Transfer as a component of the transition of adolescents with sickle cell disease to adult care: adolescent, adult, and parent perspectives

J Adolesc Health. 1994 Nov;15(7):558-65. doi: 10.1016/1054-139x(94)90139-t.

Abstract

Purpose: There are no empirical studies which access the transfer needs/concerns of adolescents and young adults with sickle cell disease (SCD) and their primary caretakers. The overall purpose of this research was to determine the issues, concerns, and expectations of adolescents, young adults and primary caretakers with regard to transfer to adult care.

Methods: Participants were recruited from clinics and programs participating in the Duke/UNC Comprehensive Sickle Cell Program. Using a cross-sectional survey design, young adults (n = 60), adolescents (n = 36) and primary caretakers (n = 25) were administered the Sickle Cell Transfer Questionnaire (SCTQ).

Results: Adolescents and young adults with SCD were primarily concerned about how they would pay for medical care and how they would be treated by adult providers. Caretakers were concerned about their teens leaving pediatric care and assuming responsibility for medical care. All three groups reported mixed emotions about leaving pediatric care. There was consensus among the respondents regarding the need for transfer programs and what they should offer. Bivariate analysis revealed that age, education level, and disease severity were statistically significant co-factors influencing the feelings, concerns and opinions of the study participants.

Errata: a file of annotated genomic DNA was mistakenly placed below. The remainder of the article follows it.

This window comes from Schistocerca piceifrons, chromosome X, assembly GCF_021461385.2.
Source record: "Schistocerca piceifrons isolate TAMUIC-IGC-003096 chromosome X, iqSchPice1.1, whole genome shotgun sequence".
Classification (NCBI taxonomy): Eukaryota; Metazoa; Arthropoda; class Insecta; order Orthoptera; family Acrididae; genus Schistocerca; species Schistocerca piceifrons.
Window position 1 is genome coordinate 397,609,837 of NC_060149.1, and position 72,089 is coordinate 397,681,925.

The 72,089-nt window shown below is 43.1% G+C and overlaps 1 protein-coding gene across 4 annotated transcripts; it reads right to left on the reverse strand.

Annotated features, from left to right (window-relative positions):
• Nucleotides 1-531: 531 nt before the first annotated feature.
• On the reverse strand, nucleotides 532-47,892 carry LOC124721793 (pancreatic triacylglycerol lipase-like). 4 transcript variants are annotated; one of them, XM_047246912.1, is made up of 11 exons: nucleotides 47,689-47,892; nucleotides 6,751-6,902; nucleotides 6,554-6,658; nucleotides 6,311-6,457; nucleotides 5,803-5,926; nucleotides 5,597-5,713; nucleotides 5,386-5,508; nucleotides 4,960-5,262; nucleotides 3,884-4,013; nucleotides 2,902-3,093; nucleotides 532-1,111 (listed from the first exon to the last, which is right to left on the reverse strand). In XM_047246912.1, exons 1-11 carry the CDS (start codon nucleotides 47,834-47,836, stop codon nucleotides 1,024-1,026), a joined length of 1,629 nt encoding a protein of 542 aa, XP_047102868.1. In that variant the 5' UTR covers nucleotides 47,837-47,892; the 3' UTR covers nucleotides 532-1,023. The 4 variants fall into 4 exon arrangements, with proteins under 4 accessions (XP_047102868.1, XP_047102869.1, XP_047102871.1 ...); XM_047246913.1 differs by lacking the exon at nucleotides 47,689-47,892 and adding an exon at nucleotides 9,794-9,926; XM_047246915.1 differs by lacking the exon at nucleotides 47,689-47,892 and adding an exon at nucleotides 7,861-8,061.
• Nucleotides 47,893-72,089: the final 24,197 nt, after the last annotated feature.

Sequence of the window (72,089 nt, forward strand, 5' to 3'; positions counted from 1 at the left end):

Conclusion: Future longitudinal experimental research is needed to corroborate the results of this study and to assess the effectiveness of transition-related intervention programs for adolescents with SCD and their families.

Publication types

  • Research Support, Non-U.S. Gov't

MeSH terms

  • Adolescent
  • Adolescent Health Services
  • Adult
  • Analysis of Variance
  • Anemia, Sickle Cell / psychology*
  • Caregivers / psychology
  • Cross-Sectional Studies
  • Emotions
  • Female
  • Humans
  • Male
  • Parents / psychology*
  • Surveys and Questionnaires